Output in the Great British construction industry in February decreased 0.3% compared to a month earlier, according to the latest report by the Office for National Statistics (ONS).

All new work decreased 0.2%, where there were falls in all types of work, except for private new housing.

Repair and maintenance (R&M) decreased 0.5%, where there were falls in all work types except public housing R&M.

However, compared with the same period a year earlier, output in the construction industry increased 0.3%. All new work was flat, while there was an increase of 0.8% in R&M.

Comparing the three months of December 2015 to February 2016 with the previous 3 months, September 2015 to November 2015, output increased 1.5%. All new work increased 2.5% while there was a fall of 0.3% in R&M.

Meanwhile, comparing the three months of December 2015 to February 2016 to the same period a year earlier, construction output increased 0.3%. All new work increased 0.8% and R&M fell 0.7%.

Peter Vinden, managing director of The Vinden Partnership – a multi-disciplinary consultant company to the built environment – said, “As we saw earlier in the month, the construction industry is still suffering from the economic uncertainty stemming from the European Union referendum in June.

“I don’t expect this to change one way or another until we have our answer on this issue.”

Vinden added, however, that the increase in private housebuilding reported in the figures was encouraging. He said that for months they had talked of the need for the acceleration of housebuilding in the UK and had only recently seen disappointing numbers on that score.

Meanwhile, Michael Thirkettle, CEO of McBains Cooper – an interdisciplinary international construction and property consultancy – said, "Though these figures show growth in the sector, we can see dark clouds on the horizon.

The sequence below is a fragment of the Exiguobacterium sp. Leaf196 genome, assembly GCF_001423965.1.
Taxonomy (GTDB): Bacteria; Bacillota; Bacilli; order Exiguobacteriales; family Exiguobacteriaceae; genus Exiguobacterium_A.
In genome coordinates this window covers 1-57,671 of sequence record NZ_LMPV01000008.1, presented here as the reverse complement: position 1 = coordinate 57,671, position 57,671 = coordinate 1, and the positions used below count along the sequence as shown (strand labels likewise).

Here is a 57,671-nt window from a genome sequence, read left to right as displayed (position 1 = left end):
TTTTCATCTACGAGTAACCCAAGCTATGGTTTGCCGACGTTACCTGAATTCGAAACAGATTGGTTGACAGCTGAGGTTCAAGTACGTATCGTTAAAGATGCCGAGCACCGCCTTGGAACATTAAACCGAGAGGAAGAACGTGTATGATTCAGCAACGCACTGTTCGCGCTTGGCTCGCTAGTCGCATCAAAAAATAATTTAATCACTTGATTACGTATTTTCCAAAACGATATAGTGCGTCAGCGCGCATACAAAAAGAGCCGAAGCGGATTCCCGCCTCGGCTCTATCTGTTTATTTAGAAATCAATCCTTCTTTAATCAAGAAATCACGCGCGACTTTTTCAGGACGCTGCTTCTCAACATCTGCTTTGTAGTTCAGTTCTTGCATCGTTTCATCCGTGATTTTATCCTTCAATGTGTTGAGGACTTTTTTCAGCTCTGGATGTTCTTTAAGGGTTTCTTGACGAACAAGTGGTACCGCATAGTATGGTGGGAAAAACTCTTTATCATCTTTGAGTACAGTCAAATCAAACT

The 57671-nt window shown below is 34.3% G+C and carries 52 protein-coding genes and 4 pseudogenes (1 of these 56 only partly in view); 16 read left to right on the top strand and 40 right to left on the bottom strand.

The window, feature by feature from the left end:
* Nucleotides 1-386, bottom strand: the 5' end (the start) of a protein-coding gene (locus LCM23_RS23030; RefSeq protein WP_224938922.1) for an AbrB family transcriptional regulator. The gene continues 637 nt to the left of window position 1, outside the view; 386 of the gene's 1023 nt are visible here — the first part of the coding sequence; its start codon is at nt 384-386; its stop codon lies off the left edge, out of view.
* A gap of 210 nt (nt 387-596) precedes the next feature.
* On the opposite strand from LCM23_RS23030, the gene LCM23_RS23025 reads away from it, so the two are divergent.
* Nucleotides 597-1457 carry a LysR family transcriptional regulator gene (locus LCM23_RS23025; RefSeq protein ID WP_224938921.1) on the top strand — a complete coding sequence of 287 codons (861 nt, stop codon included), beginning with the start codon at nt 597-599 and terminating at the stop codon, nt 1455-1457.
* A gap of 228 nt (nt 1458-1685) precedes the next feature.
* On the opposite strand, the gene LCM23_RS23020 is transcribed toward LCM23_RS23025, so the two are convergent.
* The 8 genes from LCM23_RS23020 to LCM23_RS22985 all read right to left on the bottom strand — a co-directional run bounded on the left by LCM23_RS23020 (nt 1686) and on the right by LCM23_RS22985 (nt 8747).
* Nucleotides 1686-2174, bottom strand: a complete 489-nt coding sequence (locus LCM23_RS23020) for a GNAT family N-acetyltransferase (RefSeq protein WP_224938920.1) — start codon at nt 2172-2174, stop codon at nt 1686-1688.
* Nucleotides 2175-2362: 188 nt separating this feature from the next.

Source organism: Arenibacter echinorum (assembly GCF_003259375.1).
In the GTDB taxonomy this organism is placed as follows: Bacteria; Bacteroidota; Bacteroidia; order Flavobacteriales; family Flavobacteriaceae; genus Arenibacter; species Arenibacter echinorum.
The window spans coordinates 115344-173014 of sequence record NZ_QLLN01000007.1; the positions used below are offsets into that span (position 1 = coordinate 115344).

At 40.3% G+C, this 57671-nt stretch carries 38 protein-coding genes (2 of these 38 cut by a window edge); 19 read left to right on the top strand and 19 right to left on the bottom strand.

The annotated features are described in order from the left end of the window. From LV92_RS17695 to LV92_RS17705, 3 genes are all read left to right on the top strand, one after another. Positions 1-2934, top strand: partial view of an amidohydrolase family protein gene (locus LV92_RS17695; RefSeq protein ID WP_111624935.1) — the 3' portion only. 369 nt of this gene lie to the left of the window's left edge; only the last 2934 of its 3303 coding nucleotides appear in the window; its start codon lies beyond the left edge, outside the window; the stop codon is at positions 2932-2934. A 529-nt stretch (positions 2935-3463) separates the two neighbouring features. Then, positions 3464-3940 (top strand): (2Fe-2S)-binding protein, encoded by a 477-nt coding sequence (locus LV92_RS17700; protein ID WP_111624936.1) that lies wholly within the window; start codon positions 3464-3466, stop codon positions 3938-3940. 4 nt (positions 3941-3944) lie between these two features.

“Investors are telling us that they are being adversely affected by the risk of Brexit (if the UK leaves the EU), increases in stamp duty, in the falls in the oil price and the value of Asian currencies.”

He added that he expected the falls in property prices in London’s most expensive areas to feed through to reduce the number of new developments being built in the capital.

Slowdown in UK construction

The Royal Institution of Chartered Surveyors (RICS) has reported that growth in the private housing sector slowed down considerably during the first quarter of 2016.

Private housing workloads rose at their slowest pace since the second quarter of 2013, with only 36% more of those working in the sector reporting a rise in growth, rather than a fall over the first quarter of 2016. During the same period last year, almost 50% reported a rise.

Looking forward, confidence has dropped as 55% of construction professionals said they expected to see workloads fall over the next 12 month.

RICS chief economist Simon Rubinsohn said that it was a surprise to see a slowdown, given the government’s commitment to the sector, but added that the problem was the availability of land on which new houses can be built.

Risks continue to rise

The Construction Products Association (CPA) has forecast a 3.0% rise in UK construction output during 2016 and 3.6% in 2017 – a downward revision from the 3.6% growth forecast three months ago.

The CPA said that this was a result of heightened concerns regarding the effects of slowdown in global economic growth prospects, the impacts of uncertainty from the upcoming EU referendum, and the potential for growth in the industry given key issues around skills shortages.

It reported that private housing output would rise 5.0% in both 2016 and 2017, new office activity would increase 7.0% in 2016 and 6.0% in 2017, and retail construction would fall 1.0% in 2016 and rise 2.0% in 2017.

Meanwhile, warehouse activity is expected to increase 23.7% by 2019, and Infrastructure work 56.3%.

Professor Noble Francis, economics director at the CPA, said, “The latest forecasts for construction are still positive. With growth of 3.0% in 2016 and 3.6% in 2017, activity in the construction industry is expected to outpace growth in the wider UK economy.

“The risks to this growth, however, continue to rise. UK economic growth forecasts continue to be downgraded in light of poorer global economic growth prospects.

He added that the months leading up to the EU referendum in June would inevitably see a drop off in investment as increased uncertainty would lead to nervous investors holding off until the referendum is out of the way.

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